Estimated read time: 5-6 minutes
This archived news story is available only for your personal, non-commercial use. Information in the story may be outdated or superseded by additional information. Reading or replaying the story in its archived form does not constitute a republication of the story.
Larry Sagers Horticultural Specialist Utah State University Extension Service Thanksgiving Point Office © All Rights Reserved
Water Conservation Tip of the Week
As we continue to suffer from one of the worse droughts in recorded history in Utah, looking for reasonable alternatives to the drought is not always simple. Some advocate that no outside watering or no plants that need irrigation are acceptable, but they overlook the benefits in terms of climate modification, our enjoyment of gardens and the many other benefits they supply.
Continuing with information on drought tolerant gardens, plan to visit the rooftop garden on the Conference center of the Church of Jesus Christ of Latter-Day Saints in downtown Salt Lake City.
These gardens are not designed to look or grow like the more traditional flowerbeds on Temple Square but are a great prairie garden. The gardens, by design have no annual plants but the plants are herbaceous perennials and woody plants. This radical departure from other traditional Temple Square plantings is all part conceptual design envisioned for the building.
The designs of the conference center gardens will eventually use one-half the water of a typical Utah landscape. The main savings are from using waterwise plants including many different natives and other adapted plants.
The prairie garden is a vibrant and exciting planting that is maturing into a delightful display of color while staying with the theme of the gardens. It is showing exciting color and form thorough a variety of plants.
The challenge of a prarie garden is selecting plants that thrive but do not take over. Natural prairies include many plants but typically, most of the area ends up being covered about ten different plants. Since this is not a natural prairie, the plant list was, by design, very extensive. It includes 21 types of grass and some 350 varieties of flowers.
The grasses are the mainstay of any prairie garden and occupy about three fourths of the garden. The original design included twenty-one different varieties. Some are thriving and some are too vigorous for the plantings.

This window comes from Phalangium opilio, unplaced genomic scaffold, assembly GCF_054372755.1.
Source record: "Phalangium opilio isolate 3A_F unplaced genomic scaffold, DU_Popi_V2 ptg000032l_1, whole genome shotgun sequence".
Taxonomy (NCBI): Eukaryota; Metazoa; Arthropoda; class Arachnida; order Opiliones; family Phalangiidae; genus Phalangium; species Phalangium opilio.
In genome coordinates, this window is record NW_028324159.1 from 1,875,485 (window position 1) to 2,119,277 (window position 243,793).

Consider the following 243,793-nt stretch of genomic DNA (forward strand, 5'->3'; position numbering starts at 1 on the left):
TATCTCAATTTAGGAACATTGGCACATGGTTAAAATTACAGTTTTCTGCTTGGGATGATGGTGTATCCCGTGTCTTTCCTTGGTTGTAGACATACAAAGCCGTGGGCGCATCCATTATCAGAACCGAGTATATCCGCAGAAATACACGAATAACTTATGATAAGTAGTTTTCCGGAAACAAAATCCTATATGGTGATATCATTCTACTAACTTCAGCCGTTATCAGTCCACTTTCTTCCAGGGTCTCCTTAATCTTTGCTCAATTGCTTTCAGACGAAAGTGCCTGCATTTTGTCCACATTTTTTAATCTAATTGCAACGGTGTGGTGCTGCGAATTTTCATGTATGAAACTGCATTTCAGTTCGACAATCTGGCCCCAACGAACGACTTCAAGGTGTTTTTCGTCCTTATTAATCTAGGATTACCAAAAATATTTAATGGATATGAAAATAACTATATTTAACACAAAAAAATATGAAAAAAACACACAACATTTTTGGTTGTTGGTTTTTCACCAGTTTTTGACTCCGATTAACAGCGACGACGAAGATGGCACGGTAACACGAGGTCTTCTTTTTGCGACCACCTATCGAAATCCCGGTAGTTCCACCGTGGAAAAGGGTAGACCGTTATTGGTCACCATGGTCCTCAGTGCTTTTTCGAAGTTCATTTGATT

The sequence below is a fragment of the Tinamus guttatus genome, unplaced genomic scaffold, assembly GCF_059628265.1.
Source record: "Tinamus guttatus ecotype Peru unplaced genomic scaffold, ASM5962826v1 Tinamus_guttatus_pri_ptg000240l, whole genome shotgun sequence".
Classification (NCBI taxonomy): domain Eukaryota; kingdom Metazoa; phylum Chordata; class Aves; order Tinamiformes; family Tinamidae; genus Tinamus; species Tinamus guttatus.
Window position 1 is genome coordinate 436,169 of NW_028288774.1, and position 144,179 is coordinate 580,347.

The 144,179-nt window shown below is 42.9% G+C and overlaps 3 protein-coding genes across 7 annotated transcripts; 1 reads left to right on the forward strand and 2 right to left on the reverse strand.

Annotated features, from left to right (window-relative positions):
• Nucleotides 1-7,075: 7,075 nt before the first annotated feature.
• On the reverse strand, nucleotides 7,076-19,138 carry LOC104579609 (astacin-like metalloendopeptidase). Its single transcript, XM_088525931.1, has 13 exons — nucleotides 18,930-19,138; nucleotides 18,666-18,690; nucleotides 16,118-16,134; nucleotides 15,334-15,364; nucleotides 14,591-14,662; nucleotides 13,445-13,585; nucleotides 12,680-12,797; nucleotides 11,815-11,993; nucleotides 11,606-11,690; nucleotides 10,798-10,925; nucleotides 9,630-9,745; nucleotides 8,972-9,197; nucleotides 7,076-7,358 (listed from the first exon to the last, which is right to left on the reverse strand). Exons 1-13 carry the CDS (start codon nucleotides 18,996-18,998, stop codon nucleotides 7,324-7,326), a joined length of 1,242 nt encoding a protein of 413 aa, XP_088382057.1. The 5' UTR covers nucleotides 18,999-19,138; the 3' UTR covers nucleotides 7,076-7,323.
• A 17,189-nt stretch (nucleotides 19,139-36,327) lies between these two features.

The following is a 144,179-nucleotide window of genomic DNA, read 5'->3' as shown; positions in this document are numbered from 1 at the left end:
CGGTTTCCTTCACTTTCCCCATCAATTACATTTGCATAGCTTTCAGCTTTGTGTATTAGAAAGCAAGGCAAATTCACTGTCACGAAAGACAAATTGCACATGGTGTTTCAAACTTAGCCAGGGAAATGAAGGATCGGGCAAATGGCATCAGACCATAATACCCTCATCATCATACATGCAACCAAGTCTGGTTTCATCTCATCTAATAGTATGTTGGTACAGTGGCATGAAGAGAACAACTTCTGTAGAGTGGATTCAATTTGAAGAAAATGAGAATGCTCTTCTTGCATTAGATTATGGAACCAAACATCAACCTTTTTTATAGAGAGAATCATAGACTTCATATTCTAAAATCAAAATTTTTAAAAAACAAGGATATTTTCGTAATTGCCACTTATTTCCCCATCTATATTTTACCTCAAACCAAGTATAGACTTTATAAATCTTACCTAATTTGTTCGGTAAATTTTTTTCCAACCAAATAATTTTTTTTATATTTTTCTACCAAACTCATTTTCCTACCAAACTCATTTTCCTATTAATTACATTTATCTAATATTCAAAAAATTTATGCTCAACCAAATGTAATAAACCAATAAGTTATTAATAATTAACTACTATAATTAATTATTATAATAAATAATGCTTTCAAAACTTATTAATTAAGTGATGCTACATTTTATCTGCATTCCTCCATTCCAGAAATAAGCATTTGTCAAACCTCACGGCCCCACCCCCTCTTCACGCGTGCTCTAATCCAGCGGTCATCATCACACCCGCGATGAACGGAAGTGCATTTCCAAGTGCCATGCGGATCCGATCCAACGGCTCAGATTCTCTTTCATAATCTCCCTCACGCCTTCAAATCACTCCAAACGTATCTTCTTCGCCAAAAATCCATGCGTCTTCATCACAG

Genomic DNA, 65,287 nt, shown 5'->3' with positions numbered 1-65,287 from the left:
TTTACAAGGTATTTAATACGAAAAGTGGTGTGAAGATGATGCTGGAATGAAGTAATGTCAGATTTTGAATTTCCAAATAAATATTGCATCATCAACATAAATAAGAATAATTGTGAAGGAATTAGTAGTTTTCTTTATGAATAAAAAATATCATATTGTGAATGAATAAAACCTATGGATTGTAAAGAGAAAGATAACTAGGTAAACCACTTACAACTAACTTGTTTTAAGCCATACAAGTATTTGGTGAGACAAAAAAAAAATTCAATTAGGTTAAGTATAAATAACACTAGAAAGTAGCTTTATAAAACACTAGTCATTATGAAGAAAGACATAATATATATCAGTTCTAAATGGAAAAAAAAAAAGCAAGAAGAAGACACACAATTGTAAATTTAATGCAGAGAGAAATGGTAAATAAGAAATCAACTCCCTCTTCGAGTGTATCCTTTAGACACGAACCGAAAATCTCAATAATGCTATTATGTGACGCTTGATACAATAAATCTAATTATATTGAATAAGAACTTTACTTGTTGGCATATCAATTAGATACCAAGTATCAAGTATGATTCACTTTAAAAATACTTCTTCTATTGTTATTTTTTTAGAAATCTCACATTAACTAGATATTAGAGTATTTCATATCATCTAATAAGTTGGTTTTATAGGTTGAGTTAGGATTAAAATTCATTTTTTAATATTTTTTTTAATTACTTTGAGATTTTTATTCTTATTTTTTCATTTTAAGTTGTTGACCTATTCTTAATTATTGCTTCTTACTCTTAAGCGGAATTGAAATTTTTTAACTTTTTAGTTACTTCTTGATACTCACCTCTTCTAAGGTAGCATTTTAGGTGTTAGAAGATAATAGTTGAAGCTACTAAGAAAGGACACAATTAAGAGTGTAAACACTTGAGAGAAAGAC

Sod-forming grasses, including Canada bluegrass are not good choices for a meadow because they are too aggressive. The rhizomes or underground stems are desirable in a monoculture setting like a lawn but are less desirable when the same trait makes the grass so aggressive that it crowds out other plants. This same trait is visible in your own garden when the lawn spreads into the flowerbeds and becomes a horrible weed.
The best meadow grasses are bunch type grasses. The best waterwise possibilities include the wheat grasses, Great Basin wild rye, grama grass and other types that do not spread by rhizomes or stolons.
While the grasses provide the canvas or the backdrop, the flowers provide the color. Realizing by the time you visit the gardens, the palate will change, I will share my favorites from a recent visit.
The true geranium or cranesbills is an excellent plant for waterwise gardens. Cranesbill is a Utah native and newer nursery selections are available. While the most predominant color is blue, lavender, pink and white colors also round out the color spectrum.
Columbines added the colors of their tall flower spikes to the rooftop gardens. Again, the native columbines are showy, but hybrids and varieties from other areas add to the show. They are at home in many areas but they thrive best with protection from scorching heat.
Verbascum is another flower that thrives in the meadow. Shades of soft pink, coral and light tan make these tall, upright flowers very showy as well as waterwise.
Penstemons are well known to native plant enthusiast and to waterwise designers. Many types of penstemons are native to are area and many others are well adapted to a low water use garden. The beautiful blue Wasatch and Rocky Mountain penstemon add to any garden but they thrive with less water. Add the smaller Pineleaf penstemon for different textures and colors.
Coreopsis is another showy, low water use plant. They are members of the sunflower family and have a long and showy bloom season with regular deadheading. Several different types will thrive in your garden.
One of the showiest plants is the Eremurus also known as desert candle or foxtail lily. The tall spikes are very showy and grow 4-9 feet tall. The flowers are white, orange pink yellow or buff and they are cold hardy throughout Utah. They must have well drained soil or the roots will rot and the plants will die.
Plan to visit these gardens, observe their designs and plant materials and see if this waterwise design can be adapted to the areas in your garden where you are trying to save water.
Complimentary tours of the Conference Center Rooftop Garden are Monday through Friday at 10 a.m. and 2 p.m. An evening tour is at 7 p.m on Tuesday evenings. Meet at door 15 of the Conference Center. The Garden Guides also have a list of many of the garden plants and their bloom times for you when you tour the gardens.
Garden tours of the Church office building Gardens are given daily at 10 a.m., and 2 p.m. and at 7 p.m. on Monday evenings. Meet in the lobby of the Church Office building on the south side. I also give the tours on Sunday morning at 10:15 am. Meet at the East Gate of Temple Square for those tours. For special tours of any of the gardens, call 240-5916. All tours are free of charge.